Under the income-tax law it is well settled that neither Hindu undivided families nor firms can be partners in a partnership firm as such. Where the Hindu undivided families or the firms are partners it may be possible to treat all the members of the Hindu undivided family and all the partners of the firm to be themselves partners in their individual capacity provided that the instrument of partnership is signed by all the members and the partners and the application for registration is also signed by all the members and partners and not merely by their agent or representative. That is not so here. The instrument of partnership and the application for registration is signed only by the individuals mentioned in the instruments. In view of what has been said above that the Hindu undivided families and the firms were the partners, the assessee firm would not be entitled to registration as the registration application was not signed by all the persons who must be treated to be partners. The individuals shares of the members of the families and of the partners of the firms were also not separately specified. The share of each family and of each firm was a consolidated lump sum share. This is another reason why the assessee firm could not be granted registration.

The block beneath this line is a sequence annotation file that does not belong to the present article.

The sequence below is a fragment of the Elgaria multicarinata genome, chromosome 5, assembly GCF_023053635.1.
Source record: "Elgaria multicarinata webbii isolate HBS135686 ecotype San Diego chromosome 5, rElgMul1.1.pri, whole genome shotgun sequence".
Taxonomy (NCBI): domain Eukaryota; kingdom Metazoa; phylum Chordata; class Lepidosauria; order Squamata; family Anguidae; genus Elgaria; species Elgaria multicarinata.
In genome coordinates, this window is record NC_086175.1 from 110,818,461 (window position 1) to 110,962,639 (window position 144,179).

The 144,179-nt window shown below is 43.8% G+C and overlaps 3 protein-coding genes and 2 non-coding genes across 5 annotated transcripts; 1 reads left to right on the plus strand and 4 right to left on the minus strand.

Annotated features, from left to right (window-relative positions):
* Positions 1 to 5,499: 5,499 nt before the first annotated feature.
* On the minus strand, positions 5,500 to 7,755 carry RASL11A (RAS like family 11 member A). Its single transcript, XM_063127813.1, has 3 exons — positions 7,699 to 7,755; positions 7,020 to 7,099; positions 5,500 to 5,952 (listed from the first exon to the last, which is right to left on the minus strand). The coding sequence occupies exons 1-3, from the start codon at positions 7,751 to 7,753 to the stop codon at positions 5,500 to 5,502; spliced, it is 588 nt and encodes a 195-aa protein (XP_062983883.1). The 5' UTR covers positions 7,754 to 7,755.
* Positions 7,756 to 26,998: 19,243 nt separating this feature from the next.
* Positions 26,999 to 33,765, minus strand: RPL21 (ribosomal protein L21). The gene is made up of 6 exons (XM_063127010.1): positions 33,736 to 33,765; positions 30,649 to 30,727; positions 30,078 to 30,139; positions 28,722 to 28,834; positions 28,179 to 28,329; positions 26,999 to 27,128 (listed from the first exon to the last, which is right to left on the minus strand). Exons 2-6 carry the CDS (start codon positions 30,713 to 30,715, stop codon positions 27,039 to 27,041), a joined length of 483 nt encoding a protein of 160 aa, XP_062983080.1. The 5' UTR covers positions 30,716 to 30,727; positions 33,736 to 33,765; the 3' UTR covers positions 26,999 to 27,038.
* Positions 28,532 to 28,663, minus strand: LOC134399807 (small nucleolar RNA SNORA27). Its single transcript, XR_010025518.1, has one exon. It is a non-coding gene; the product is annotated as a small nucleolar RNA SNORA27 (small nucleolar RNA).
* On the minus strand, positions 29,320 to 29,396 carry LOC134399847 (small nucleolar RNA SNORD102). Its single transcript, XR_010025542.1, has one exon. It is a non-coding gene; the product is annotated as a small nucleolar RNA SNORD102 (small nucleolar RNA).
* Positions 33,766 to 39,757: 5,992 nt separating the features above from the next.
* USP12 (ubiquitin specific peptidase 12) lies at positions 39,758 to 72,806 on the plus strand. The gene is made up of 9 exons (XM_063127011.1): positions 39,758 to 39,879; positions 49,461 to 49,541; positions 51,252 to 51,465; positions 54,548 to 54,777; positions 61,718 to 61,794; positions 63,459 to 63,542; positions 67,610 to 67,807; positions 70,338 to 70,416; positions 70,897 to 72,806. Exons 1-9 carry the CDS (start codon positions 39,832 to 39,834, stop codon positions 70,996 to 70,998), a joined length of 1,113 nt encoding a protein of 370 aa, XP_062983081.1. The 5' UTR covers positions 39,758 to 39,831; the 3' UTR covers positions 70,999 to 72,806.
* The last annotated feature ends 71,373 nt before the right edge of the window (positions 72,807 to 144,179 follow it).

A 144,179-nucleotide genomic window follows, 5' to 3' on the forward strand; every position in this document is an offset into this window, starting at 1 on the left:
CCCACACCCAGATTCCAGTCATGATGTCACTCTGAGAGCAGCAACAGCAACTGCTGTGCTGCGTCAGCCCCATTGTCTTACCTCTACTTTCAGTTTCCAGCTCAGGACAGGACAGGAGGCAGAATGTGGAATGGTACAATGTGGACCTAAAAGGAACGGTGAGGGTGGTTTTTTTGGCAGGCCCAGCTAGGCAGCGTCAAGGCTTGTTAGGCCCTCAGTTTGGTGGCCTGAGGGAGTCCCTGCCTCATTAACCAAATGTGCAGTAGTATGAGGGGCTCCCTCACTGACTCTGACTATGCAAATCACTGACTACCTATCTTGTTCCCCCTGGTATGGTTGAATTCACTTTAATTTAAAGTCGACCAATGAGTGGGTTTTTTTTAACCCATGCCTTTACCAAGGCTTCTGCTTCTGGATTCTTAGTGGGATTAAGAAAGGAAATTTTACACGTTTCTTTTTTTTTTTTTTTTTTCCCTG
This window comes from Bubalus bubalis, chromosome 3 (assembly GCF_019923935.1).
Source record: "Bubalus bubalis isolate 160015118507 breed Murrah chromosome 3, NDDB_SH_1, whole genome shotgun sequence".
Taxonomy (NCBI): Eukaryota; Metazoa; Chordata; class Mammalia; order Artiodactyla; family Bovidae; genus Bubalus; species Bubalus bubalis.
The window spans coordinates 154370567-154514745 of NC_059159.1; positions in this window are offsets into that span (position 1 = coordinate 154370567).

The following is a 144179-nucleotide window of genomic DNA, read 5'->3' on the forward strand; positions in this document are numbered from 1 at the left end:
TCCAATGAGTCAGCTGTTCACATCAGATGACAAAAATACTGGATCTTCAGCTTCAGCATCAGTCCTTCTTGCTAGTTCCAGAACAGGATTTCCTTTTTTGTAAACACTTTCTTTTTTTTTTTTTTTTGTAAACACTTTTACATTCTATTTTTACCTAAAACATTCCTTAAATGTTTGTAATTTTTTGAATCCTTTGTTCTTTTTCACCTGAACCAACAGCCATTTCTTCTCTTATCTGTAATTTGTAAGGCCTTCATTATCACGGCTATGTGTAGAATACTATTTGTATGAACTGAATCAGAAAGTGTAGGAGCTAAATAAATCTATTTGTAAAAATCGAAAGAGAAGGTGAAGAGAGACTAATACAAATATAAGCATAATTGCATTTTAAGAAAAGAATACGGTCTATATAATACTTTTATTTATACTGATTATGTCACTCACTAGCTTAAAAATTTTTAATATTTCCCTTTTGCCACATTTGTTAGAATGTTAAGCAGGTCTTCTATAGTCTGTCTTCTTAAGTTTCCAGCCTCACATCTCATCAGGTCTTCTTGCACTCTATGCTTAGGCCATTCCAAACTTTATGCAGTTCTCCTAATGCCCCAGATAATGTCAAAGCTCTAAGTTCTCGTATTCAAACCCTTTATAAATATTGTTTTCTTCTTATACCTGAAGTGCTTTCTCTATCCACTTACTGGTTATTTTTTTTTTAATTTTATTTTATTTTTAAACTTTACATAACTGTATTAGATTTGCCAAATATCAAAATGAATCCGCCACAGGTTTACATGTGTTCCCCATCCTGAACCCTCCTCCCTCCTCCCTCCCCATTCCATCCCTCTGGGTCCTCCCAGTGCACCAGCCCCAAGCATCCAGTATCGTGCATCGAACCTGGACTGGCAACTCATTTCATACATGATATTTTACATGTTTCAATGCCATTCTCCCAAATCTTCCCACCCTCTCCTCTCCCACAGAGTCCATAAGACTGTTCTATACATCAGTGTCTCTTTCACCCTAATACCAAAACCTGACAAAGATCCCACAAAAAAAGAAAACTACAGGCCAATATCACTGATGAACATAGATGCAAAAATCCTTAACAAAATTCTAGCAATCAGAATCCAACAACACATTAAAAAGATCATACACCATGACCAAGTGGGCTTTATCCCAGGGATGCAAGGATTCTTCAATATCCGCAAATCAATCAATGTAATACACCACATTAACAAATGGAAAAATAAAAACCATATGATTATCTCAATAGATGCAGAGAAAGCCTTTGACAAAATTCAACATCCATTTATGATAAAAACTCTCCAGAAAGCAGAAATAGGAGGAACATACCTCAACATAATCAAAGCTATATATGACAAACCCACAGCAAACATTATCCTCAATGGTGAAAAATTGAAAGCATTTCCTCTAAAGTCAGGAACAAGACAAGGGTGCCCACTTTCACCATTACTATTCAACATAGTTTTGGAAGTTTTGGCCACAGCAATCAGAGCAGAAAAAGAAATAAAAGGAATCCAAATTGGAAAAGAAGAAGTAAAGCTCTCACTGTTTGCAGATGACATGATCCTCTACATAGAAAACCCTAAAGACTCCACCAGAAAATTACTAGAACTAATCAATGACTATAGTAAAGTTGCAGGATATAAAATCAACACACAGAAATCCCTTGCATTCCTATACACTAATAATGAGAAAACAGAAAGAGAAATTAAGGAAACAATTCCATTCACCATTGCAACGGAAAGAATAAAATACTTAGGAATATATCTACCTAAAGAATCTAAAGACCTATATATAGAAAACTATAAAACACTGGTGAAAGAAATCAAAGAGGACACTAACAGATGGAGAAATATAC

It is true that a Hindu undivided family can enter into a partnership through its karta but in such a case the partnership knows nothing about the other members of the family and looks to no one beyond the karta for enforcement of rights and liabilities. There may be a private understanding or a private agreement between the karta and the other members for the sharing of the profits and for undertaking liability arising out of the partnership business but the partnership has nothing to do with the same. In the case of trading Hindu families the karta may be able to bind the family in respect of the risks and the liabilities of a partnership business if the partnership business is treated to be a family business. Where the partnership business cannot be treated to be a family business a separate contract between the karta and the other members may be necessary before they can become responsible for the risks and the liabilities of the partnership business. In either case the partnership knows nothing about the rights and liabilities of the other members inter se. In this case, however, not only are the individuals the agents of disclosed principals but the instrument of partnership itself makes the principals of the families and the partners of the firm liable in respect of partnership business and also invests them with a right to share in the profits of the partnership business. In the former case the other principals are treated merely as sub-partners but in this case they must be treated to be full-fledged partners. In this connection reference may be made to two decisions of the Supreme Court in Firm Bhagat Ram Mohanlal v. Commissioner of Excess Profits Tax and Commissioner of Income-tax v. Nandlal Gandalal. The position of firms as partners in another firm may now be considered. It has already been stated that a firm as such cannot be a partner in another firm though the partners of that firm may be individuals treated as partners of the other firm. This is for the reason that a firm is merely a convenient name for the partners constituting it and does not itself constitute a distinct juristic entity : vide decision of the Supreme Court in Dulichand Laxminarayan v. Commissioner of Income-tax. Thus if the firm as such is not a juristic entity and is merely the name for the partners collectively, the individual who purports to be the agent or the representative of the firm is in reality the agent or the representative of all the partners. If follows from what has been stated above that the necessary result of a contract on behalf of all the partners by a person purporting to be their agent is that all the partners themselves become partners under the contract. In this connection attention may be invited to a Division Bench ruling of this court in Brij Kishore Ram Sarup v. Sheo Charan Lal, where it has been observed as follows :